Los Angeles Lakers
Restart record: 3-5
Elo change: -67 (16th)
Best restart player: PF Anthony Davis (0.85 WAR)
The Lakers had an incredibly uninspired restart upon arriving in the bubble, and that even shows up with their best player from these games. LeBron James, who had a strong case for MVP when play ceased in March, was just L.A.’s fourth-best player (with 0.38 WAR) during the seeding round, with a RAPTOR 7.1 points per 100 below his previous regular-season norm — and somehow he wasn’t even the most disappointing Laker (see below). For his part, Davis outplayed LeBron but also produced a RAPTOR 2.0 points below his rating from before the break, with a marked decline on offense.
Most impressive player: PF Kyle Kuzma (+7.9 change in RAPTOR)
Only one Laker who played at least 120 minutes in the bubble actually improved on his RAPTOR from before the pause — and that was Kuzma, who has gotten significantly better at both ends of the floor in Orlando, particularly on offense. Kuzma shot much more efficiently (improving his true shooting to 59.3 percent after knocking down 44 percent of his threes) and was far more careful with the ball (improving his assist-to-turnover ratio from 0.81 to 1.83). James and Davis will most likely be just fine in the playoffs, but it was encouraging for the Lakers to see Kuzma potentially take a long-awaited step forward when L.A. needs it most.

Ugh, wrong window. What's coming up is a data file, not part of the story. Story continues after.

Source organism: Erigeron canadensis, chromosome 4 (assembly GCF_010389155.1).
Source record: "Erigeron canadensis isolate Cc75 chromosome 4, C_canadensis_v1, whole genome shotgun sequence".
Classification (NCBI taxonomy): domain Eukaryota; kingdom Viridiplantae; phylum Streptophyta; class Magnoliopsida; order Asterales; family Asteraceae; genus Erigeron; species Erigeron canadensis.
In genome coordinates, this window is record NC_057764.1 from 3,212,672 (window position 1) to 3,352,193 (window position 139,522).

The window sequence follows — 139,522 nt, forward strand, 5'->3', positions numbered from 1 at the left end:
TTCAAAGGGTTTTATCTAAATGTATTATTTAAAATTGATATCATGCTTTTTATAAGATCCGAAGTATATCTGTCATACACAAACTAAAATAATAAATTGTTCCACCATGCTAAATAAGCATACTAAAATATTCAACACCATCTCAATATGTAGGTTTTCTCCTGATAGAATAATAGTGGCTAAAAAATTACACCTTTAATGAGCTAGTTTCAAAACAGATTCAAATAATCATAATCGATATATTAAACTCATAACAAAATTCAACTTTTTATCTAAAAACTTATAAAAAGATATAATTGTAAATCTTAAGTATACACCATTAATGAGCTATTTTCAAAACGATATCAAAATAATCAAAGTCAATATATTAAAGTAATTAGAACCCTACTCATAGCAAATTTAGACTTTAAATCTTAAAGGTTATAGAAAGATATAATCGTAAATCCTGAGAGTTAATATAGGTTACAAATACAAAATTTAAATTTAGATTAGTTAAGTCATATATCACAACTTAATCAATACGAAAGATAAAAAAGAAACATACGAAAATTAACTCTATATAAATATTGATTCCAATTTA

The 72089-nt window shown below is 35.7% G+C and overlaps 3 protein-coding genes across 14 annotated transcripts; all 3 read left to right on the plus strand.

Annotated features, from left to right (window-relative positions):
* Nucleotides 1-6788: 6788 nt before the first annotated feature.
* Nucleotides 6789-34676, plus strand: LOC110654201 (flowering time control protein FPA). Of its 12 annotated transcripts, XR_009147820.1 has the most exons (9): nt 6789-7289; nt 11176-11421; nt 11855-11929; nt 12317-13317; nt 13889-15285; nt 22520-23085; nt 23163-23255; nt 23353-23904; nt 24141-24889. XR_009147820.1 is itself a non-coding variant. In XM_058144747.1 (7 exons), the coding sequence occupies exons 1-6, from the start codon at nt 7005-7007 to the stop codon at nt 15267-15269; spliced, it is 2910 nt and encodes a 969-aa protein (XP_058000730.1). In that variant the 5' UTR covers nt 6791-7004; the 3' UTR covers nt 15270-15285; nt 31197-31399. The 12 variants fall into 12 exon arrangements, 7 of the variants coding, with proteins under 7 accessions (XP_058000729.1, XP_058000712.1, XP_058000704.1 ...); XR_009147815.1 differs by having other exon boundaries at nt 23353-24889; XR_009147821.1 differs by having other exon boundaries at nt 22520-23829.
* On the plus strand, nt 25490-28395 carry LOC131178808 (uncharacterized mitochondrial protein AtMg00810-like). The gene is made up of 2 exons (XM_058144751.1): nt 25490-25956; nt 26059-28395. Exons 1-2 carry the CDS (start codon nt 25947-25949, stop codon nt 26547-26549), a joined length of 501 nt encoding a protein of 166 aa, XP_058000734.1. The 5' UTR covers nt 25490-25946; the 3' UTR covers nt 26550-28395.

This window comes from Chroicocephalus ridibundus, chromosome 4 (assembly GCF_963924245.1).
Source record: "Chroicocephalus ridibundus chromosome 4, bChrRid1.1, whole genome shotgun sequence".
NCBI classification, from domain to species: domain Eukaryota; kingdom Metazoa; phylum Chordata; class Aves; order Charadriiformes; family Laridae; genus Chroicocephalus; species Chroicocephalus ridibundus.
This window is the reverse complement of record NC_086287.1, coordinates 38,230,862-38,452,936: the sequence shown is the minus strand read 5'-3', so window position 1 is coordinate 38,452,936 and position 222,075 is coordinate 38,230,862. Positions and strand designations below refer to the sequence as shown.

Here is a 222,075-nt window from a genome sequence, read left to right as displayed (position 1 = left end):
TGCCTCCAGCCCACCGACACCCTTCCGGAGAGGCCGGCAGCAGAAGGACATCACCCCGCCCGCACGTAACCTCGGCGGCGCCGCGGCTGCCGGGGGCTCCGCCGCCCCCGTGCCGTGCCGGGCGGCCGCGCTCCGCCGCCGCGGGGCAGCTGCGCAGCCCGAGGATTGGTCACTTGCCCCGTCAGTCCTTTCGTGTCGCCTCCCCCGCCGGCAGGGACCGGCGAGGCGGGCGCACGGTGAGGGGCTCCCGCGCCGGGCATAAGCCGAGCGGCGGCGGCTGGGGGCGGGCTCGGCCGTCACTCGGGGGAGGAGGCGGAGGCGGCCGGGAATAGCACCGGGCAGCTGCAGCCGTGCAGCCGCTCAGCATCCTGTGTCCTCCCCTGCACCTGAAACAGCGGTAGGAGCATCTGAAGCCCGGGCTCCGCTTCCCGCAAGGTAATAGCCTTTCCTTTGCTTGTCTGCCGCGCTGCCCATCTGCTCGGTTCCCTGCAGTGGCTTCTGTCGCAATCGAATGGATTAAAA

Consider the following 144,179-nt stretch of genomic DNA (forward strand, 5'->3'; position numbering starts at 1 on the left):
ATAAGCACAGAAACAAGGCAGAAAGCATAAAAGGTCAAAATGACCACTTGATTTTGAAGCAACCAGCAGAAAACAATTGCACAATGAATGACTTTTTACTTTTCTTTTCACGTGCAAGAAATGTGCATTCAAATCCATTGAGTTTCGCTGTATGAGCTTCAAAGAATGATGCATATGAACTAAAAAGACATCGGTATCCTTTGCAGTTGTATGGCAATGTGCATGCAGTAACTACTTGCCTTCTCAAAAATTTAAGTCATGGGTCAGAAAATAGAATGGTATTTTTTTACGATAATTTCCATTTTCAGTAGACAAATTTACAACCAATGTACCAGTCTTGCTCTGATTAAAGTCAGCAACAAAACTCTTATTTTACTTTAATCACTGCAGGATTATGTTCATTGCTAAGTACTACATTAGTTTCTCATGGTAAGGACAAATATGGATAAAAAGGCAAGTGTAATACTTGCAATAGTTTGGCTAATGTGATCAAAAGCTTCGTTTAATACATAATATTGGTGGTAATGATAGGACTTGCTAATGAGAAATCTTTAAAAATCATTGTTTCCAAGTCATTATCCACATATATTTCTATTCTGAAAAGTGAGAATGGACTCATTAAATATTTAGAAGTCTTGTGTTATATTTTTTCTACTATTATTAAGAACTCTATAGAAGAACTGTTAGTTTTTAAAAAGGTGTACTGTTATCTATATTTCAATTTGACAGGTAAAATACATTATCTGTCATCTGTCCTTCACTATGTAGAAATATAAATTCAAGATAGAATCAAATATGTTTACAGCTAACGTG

Most disappointing player: SG Danny Green (-7.7 change in RAPTOR)
Somehow, Green undershot expectations even more than James did during this mostly listless return to play. Green was having an incredibly effective season (+3.4 RAPTOR) as a 3-and-D wing before the break, knocking down 38 percent of his shots from deep and contributing a +2.6 rating on defense per 100 possessions. In the seeding games, however, Green was merely an average defender (0.0 RAPTOR) and made only 25 percent of his threes, to go with a terrible assist-to-turnover ratio (0.56) and a dreadful -4.2 offensive RAPTOR overall. L.A. needs better from Green in a crucial support role around James and Davis.
Teams in the next group all have at least a 1 percent chance to win the title — but all are also clearly in a lower tier than the top three. So we’ll quickly break down their best and worst performers of the restart thus far:
Restart record: 5-3
Elo change: +19 (4th)
Boston’s best player in the restart was SF Jaylen Brown (0.95 WAR), who built on his strong pre-break numbers with a much-improved defensive RAPTOR — going from -0.5 to +2.5 — since play resumed. But the most impressive Celtic has been PG Brad Wanamaker, owner of a +7.2 RAPTOR during the restart … 9.3 points per 100 better than his pre-restart number. At the other end of the spectrum, PF Semi Ojeleye was Boston’s most disappointing player in the bubble, with a RAPTOR 5.5 points per 100 lower than before the break — including a dip of 5.6 points per 100 on defense for a player whose calling card has been his defense.